Ridge A in foreground with Dome A besides the clouds in the distance. Source: http://www.islandcrisis.net/wp-content/uploads/2009/09/antarctica.jpg.
For all of the extremes one can find on this planet, there are few places more extreme and inhospitable than the continent of Antarctica. Where, then, is the most extreme locality on the most extreme continent? Last year, American and Australian scientists believe it they found it about 1 000 km from the South Pole in Australian-claimed territory on the Antarctic Plateau using satellites, ground stations and climate models. The site is simply called Ridge A, and the numbers behind it are staggering.
Source: University of New South Wales, http://images.brisbanetimes.com.au/2009/09/02/710088/420antarctica-420×0.jpg.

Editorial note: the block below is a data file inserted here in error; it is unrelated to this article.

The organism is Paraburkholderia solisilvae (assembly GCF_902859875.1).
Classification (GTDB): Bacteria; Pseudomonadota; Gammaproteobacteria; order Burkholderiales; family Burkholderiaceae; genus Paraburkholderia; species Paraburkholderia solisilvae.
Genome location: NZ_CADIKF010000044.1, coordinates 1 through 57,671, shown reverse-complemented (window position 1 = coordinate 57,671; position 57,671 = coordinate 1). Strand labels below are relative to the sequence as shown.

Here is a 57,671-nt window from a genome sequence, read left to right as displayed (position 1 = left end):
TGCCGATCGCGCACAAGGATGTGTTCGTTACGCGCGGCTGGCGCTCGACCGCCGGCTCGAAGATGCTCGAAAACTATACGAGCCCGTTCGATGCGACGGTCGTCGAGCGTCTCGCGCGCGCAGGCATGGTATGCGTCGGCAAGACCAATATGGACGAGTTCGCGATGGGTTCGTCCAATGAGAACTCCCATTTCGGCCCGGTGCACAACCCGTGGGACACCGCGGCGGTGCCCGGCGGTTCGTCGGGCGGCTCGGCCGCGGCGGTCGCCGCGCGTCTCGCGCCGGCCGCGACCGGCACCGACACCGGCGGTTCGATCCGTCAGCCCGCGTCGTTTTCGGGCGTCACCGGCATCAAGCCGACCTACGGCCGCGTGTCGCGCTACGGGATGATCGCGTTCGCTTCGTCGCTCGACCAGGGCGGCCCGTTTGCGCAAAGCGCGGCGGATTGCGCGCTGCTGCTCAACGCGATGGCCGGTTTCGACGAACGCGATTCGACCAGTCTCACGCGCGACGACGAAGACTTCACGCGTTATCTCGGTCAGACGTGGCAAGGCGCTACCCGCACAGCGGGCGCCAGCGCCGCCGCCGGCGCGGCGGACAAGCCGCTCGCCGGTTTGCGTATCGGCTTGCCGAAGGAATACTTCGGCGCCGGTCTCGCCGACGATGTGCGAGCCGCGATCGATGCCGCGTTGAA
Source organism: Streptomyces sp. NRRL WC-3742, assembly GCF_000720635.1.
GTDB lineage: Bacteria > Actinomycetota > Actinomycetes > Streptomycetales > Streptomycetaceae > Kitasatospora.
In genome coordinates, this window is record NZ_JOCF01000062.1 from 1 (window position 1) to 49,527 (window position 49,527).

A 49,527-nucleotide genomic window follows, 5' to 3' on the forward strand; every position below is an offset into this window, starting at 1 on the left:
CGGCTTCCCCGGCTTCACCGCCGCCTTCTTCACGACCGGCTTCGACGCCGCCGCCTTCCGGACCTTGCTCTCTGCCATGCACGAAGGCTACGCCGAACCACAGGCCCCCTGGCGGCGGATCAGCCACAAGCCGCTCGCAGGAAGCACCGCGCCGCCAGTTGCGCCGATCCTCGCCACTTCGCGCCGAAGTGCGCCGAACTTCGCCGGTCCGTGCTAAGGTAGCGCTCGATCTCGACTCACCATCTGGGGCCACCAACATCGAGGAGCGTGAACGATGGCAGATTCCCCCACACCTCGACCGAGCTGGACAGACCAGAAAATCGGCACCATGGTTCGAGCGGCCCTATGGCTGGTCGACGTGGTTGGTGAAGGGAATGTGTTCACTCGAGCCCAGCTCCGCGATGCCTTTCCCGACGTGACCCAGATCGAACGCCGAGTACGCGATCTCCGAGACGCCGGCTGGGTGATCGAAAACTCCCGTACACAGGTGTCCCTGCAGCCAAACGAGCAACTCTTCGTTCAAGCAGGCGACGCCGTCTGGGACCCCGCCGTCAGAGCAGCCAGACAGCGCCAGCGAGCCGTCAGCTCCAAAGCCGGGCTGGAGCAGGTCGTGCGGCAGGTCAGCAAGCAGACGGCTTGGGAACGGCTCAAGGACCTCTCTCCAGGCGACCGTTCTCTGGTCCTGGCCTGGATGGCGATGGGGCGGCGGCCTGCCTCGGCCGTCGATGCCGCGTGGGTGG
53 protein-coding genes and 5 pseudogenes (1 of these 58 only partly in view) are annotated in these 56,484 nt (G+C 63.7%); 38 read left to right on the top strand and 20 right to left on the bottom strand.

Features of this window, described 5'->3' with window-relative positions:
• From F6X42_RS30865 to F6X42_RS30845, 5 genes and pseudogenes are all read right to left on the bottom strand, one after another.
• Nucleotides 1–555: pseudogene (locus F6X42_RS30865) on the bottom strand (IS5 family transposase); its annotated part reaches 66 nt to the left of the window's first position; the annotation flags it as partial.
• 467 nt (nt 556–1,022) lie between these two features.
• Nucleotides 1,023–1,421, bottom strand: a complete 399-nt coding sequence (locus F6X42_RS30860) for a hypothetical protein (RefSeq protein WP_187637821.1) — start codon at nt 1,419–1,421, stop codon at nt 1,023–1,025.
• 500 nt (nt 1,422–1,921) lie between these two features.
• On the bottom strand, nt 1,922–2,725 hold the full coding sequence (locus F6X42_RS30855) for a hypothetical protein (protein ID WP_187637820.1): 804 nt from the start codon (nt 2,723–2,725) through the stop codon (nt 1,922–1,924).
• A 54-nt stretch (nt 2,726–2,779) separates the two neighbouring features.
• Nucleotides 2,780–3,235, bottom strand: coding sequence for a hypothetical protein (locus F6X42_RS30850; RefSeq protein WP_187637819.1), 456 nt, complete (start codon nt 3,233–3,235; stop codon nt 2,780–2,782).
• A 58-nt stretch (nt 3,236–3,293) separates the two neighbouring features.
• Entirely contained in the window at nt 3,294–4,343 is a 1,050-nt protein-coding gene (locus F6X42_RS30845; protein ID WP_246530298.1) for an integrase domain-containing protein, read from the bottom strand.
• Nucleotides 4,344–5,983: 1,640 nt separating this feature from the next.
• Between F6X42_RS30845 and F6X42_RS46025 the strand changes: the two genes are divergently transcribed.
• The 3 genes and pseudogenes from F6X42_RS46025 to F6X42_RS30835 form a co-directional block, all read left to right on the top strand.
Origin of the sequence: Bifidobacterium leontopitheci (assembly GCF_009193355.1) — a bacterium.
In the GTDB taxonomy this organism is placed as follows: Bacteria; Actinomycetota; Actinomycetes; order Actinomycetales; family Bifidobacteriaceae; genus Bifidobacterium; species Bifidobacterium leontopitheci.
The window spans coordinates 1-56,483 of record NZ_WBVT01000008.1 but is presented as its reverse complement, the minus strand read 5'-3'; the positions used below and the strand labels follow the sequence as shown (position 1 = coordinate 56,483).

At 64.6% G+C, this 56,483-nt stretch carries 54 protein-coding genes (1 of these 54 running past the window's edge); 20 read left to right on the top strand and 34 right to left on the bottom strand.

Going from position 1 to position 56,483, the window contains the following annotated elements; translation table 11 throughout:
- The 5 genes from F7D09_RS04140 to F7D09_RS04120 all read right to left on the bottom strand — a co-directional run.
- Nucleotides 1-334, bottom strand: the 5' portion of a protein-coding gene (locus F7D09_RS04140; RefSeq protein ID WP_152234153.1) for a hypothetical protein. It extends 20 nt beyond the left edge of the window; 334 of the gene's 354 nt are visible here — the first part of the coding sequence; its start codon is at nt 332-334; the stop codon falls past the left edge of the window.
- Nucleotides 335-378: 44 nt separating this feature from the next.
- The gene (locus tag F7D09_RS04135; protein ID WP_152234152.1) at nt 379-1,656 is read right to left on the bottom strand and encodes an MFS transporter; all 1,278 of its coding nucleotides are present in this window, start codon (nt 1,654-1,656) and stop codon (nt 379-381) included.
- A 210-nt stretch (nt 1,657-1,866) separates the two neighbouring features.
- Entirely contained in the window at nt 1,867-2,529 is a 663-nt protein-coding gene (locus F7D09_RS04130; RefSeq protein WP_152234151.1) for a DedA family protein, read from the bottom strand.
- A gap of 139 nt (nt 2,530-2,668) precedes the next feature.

The ridge itself lies at an altitude of 4 053 m above sea level, 144 km (89 mi) from the nearest sign of human impact, an automated Chinese space observatory (the loneliest one in Antarctica). The average winter temperature is around −70°C (−94°F), and there is so little water vapour in the air that one column of air has less water vapour content than the thickness of a human hair. It is also the centre of the polar wind vortex; perennially in the eye of the storm as winds circle around it but never over it, meaning that the ridge is almost perpetually dead calm and never sees cloud- a veritable window into space. Ambient noise is non-existent. In fact, there’s so little disturbance that stars do not even twinkle in the sky. Such is the reason the scientists were trying to find it in the first place. Ridge A’s high elevation, lack of wind, and almost non-existent moisture content make it the optimal place for an advanced space telescope, one scientists hope could be even as precise as the Hubble Space Telescope for a fraction of the cost of sending another telescope into space. For Australia, which has no space program, such a telescope would be a great boon for extraterrestrial science in the country. Australian telescopes for other Antarctic sites are already in the design stage; a telescope at Ridge A would suddenly make the Australian Astronomical Observatory one of the world leaders in extraterrestrial imagery. Getting the equipment there, of course, would be the main issue: no human has ever stepped foot on Ridge A.
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